Graeme McDowell was something of a wet blanket. The first round of the U.S. Open at Pebble Beach had turned into a party, a free and easy birdie-fest, and here was McDowell grousing in the background, “Careful what you wish for … I think we’re going to see it, come the weekend. I don’t think level par wins this week.” McDowell won the previous U.S. Open at Pebble in 2010 when he made only one birdie in the final round and nobody broke par for the week. This time it was a celebration of scoring, and despite his flawless two-birdie 69, he was warning everyone that Pebble would strike back.
Even the mild-mannered Justin Rose, the 2013 U.S. Open champ, was a bit subdued despite taking the first-round lead with a six-under 65. This was, after all, the celebrated Pebble Beach and 39 players had broken the par of 71, and 27 of them shot in the 60s. There were 17 eagles, the record for any U.S. Open round. Rose had come to a dramatic moment at Pebble’s famed par-five 18th, as the daylight was softening. He had birdied 16 and 17 and now faced a 12-foot putt for a birdie that would give him a one-shot lead and also tie the U.S. Open record at Pebble, 65, set by Tiger Woods in his victory in 2000. The quietly resolute Rose rolled it home. His celebration was a reserved fist pump. “I wouldn’t say it was exhilarating,” Rose said, “because I feel like my mindset is, I am in a 72-hole tournament.”
Meaning it was only the first round. And players were getting birdies in bunches. Rose was just a shot ahead of three others at 66. Xander Schauffele got a near-miracle bounce off a rock at the left side of the ocean-hugging 18th, then put his approach to 12 feet and made the eagle. Louis Oosthuizen sank his wedge approach for an eagle at his second hole, the par-four 11th, and finished his round by holing out a bunker shot for birdie at his last, No. 9. And Aaron Wise bogeyed his first hole and made six birdies the rest of the way, and offered an assessment of the course: Soft greens, gentler rough and overall “just a little bit softer than what I would imagine a normal USGA event being.”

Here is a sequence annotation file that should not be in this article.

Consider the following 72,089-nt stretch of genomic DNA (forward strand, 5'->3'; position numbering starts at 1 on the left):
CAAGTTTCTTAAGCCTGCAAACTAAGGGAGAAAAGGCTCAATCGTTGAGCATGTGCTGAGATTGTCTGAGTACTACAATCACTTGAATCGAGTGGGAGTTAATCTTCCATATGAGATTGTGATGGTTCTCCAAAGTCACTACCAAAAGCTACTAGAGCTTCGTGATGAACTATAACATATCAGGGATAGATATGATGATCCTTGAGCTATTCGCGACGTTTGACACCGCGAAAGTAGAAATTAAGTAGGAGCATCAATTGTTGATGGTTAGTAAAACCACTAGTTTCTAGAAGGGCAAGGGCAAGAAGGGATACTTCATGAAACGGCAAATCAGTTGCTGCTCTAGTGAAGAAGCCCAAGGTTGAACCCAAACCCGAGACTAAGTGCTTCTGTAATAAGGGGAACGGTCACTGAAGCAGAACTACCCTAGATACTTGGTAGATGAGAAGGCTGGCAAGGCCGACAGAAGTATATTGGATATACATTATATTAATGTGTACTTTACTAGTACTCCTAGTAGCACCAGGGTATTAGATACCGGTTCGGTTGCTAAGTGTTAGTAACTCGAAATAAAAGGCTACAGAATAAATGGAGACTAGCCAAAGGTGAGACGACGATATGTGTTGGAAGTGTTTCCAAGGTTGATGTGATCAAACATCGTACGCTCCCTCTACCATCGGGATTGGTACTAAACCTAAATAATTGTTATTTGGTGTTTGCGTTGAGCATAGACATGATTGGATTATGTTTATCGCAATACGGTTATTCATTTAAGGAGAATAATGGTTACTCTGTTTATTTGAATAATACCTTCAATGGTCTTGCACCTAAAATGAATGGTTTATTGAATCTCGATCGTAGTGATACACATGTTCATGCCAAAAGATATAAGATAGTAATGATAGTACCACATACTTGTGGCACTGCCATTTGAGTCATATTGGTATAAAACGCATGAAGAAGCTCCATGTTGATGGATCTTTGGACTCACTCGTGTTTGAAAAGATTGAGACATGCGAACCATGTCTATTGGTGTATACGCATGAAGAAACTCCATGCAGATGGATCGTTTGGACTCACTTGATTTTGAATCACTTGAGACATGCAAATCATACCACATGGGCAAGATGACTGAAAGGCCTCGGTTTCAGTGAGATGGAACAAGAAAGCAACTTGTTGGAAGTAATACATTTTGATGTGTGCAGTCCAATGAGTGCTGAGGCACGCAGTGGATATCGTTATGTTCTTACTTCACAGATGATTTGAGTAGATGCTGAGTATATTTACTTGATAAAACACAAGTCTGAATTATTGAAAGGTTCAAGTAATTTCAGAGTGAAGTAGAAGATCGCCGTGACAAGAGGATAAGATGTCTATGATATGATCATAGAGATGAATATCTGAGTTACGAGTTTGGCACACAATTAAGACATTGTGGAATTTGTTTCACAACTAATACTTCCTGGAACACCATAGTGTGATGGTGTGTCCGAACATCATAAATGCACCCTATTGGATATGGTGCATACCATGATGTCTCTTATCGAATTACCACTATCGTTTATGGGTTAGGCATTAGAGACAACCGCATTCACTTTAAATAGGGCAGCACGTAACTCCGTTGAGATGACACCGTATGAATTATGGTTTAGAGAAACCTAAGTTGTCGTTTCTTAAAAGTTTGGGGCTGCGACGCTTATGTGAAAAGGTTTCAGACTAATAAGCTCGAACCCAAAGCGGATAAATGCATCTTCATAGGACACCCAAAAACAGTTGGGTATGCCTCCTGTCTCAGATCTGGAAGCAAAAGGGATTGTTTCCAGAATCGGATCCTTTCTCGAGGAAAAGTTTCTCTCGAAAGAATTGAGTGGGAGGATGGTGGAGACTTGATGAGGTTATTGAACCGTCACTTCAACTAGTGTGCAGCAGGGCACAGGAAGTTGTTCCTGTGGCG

The fans were marveling at the scoring, but their eyes were on two history-seekers — Tiger Woods and two-time defending champion Brooks Koepka. Woods was one win away from tying Sam Snead’s record of 82 career tour victories, and his career-reviving win in the Masters just two months earlier, his 15th major, left him three behind Jack Nicklaus’s record 18. And Woods opened his quest with one of the strangest cards of his career. From No. 4, he went birdie-double bogey-birdie-birdie and parred all the others for a one-under 70. Said Woods: “Pebble Beach — you have the first seven to get it going, and after that, it’s a fight.”
Koepka was going after his third straight U.S. Open, and no one had won three straight since Willie Anderson in 1903-04-05. Koepka seemed zeroed in, with four birdies through No. 6, then stumbled much of the way home to a 69. “I’m actually quite pleased,” he said. “I don’t know how many fairways I hit from No. 8 on in — I didn’t hit many,” he said. “And didn’t hit many greens. I’m pretty pleased. I didn’t shoot myself out of it.”
The threats came, and they went. Scott Piercy, for one, when he went to five under in four holes from No. 2, with three birdies and an eagle at No. 6. Then a double bogey at the eighth cooled him. He shot 67. “Four under the first round of the U.S. Open,” Piercy said, “I’ll take that every time.”
Rory McIlroy, with a 68, had his first sub-70 round in a U.S. Open since he won at Congressional in 2011. “It’s a very soft start to a U.S. Open,” he said. “Which is a good thing.”
Under the circumstances, Gary Woodland had a rather unremarkable day. He birdied Nos. 4, 5, 6 and 8, bogeyed the ninth, and parred his way home for a three-under 68, in a pack tied for eighth.
The frolic in first round averaged 72.679, nearly 2.5 strokes lower than the first round in both the 2000 and 2010 U.S. Opens at Pebble Beach. And one golfer did not have a conventional day.
Denmark’s Lucas Bjerregaard, known for beating Tiger Woods in the WGC – Dell Match Play in March, was living his dream playing in the U.S. Open at Pebble Beach. He’d started at No. 10 in the first round and after three bogeys was three over coming to the 18th. He hit his first tee shot wide left into Stillwater Cove, hit his second there, too, then, overcorrecting, he hit his third wide right inland, out of bounds. He switched to his three wood, finally reached the green, and made an 11. Along the way, he hurled his driver over the cliff and into the ocean. He shot 80. Said Bjerregaard, “It’s a course where you have to limit your mistakes. You can’t afford to be making 11s.”
First-round leaders: Justin Rose 65, Rickie Fowler 66, Louis Oosthuizen 66, Xander Schauffele 66, Aaron Wise 66, Nate Lashley 67, Scott Piercy 67.